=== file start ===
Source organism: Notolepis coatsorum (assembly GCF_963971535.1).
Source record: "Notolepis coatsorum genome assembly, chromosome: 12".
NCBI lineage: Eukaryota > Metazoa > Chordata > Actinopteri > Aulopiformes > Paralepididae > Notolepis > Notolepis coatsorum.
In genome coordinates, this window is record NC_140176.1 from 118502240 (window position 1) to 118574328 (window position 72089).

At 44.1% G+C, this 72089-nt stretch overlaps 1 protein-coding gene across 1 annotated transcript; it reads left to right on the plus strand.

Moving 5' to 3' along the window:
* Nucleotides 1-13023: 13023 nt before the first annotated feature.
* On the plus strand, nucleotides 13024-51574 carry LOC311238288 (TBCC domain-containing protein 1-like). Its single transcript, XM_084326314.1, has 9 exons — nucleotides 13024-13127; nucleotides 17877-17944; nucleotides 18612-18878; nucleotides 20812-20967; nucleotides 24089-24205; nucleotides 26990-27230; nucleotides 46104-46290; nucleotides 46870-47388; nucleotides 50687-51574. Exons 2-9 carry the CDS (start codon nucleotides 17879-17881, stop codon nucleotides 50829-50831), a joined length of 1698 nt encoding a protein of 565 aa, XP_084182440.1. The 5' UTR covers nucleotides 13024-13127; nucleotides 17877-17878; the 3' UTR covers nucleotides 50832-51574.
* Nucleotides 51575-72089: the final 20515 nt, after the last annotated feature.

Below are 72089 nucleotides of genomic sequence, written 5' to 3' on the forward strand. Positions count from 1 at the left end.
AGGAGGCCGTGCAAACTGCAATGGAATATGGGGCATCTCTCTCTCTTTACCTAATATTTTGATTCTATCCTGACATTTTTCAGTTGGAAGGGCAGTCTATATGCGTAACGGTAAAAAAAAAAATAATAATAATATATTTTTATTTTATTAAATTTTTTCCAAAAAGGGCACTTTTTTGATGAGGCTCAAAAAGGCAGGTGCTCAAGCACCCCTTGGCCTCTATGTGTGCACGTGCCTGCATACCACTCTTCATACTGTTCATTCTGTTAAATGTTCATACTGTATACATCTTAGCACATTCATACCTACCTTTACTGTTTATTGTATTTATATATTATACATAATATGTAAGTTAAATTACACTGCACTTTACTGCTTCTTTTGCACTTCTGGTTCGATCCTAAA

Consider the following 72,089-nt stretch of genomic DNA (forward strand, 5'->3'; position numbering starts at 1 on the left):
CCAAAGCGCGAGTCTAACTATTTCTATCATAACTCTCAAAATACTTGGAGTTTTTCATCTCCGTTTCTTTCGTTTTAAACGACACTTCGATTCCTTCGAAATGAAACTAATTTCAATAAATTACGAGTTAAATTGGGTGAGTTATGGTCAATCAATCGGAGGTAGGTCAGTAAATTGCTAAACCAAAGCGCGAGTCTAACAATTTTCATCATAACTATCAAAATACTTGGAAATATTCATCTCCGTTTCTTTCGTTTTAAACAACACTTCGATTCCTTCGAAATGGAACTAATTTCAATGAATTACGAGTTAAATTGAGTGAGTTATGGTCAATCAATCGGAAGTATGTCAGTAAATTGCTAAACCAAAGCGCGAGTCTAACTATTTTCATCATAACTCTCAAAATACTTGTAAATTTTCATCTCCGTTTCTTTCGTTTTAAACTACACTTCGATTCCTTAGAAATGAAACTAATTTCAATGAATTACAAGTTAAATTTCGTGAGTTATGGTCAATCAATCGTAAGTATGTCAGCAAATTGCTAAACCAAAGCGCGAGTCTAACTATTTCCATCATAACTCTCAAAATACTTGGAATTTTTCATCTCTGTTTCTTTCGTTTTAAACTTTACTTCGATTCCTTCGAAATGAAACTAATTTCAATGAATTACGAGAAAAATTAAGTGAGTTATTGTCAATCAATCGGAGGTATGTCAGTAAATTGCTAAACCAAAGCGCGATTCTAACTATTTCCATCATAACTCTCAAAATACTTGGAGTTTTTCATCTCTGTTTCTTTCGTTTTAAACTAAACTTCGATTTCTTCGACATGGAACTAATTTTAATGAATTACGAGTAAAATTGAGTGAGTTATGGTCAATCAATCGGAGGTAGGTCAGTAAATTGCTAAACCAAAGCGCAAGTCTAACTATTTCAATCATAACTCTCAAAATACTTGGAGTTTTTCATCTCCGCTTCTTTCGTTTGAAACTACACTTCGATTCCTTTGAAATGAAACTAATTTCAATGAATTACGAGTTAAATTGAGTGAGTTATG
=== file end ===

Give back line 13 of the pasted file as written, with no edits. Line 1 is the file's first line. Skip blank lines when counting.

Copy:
CCAAAGCGCGAGTCTAACTATTTCTATCATAACTCTCAAAATACTTGGAGTTTTTCATCTCCGTTTCTTTCGTTTTAAACGACACTTCGATTCCTTCGAAATGAAACTAATTTCAATAAATTACGAGTTAAATTGGGTGAGTTATGGTCAATCAATCGGAGGTAGGTCAGTAAATTGCTAAACCAAAGCGCGAGTCTAACAATTTTCATCATAACTATCAAAATACTTGGAAATATTCATCTCCGTTTCTTTCGTTTTAAACAACACTTCGATTCCTTCGAAATGGAACTAATTTCAATGAATTACGAGTTAAATTGAGTGAGTTATGGTCAATCAATCGGAAGTATGTCAGTAAATTGCTAAACCAAAGCGCGAGTCTAACTATTTTCATCATAACTCTCAAAATACTTGTAAATTTTCATCTCCGTTTCTTTCGTTTTAAACTACACTTCGATTCCTTAGAAATGAAACTAATTTCAATGAATTACAAGTTAAATTTCGTGAGTTATGGTCAATCAATCGTAAGTATGTCAGCAAATTGCTAAACCAAAGCGCGAGTCTAACTATTTCCATCATAACTCTCAAAATACTTGGAATTTTTCATCTCTGTTTCTTTCGTTTTAAACTTTACTTCGATTCCTTCGAAATGAAACTAATTTCAATGAATTACGAGAAAAATTAAGTGAGTTATTGTCAATCAATCGGAGGTATGTCAGTAAATTGCTAAACCAAAGCGCGATTCTAACTATTTCCATCATAACTCTCAAAATACTTGGAGTTTTTCATCTCTGTTTCTTTCGTTTTAAACTAAACTTCGATTTCTTCGACATGGAACTAATTTTAATGAATTACGAGTAAAATTGAGTGAGTTATGGTCAATCAATCGGAGGTAGGTCAGTAAATTGCTAAACCAAAGCGCAAGTCTAACTATTTCAATCATAACTCTCAAAATACTTGGAGTTTTTCATCTCCGCTTCTTTCGTTTGAAACTACACTTCGATTCCTTTGAAATGAAACTAATTTCAATGAATTACGAGTTAAATTGAGTGAGTTATG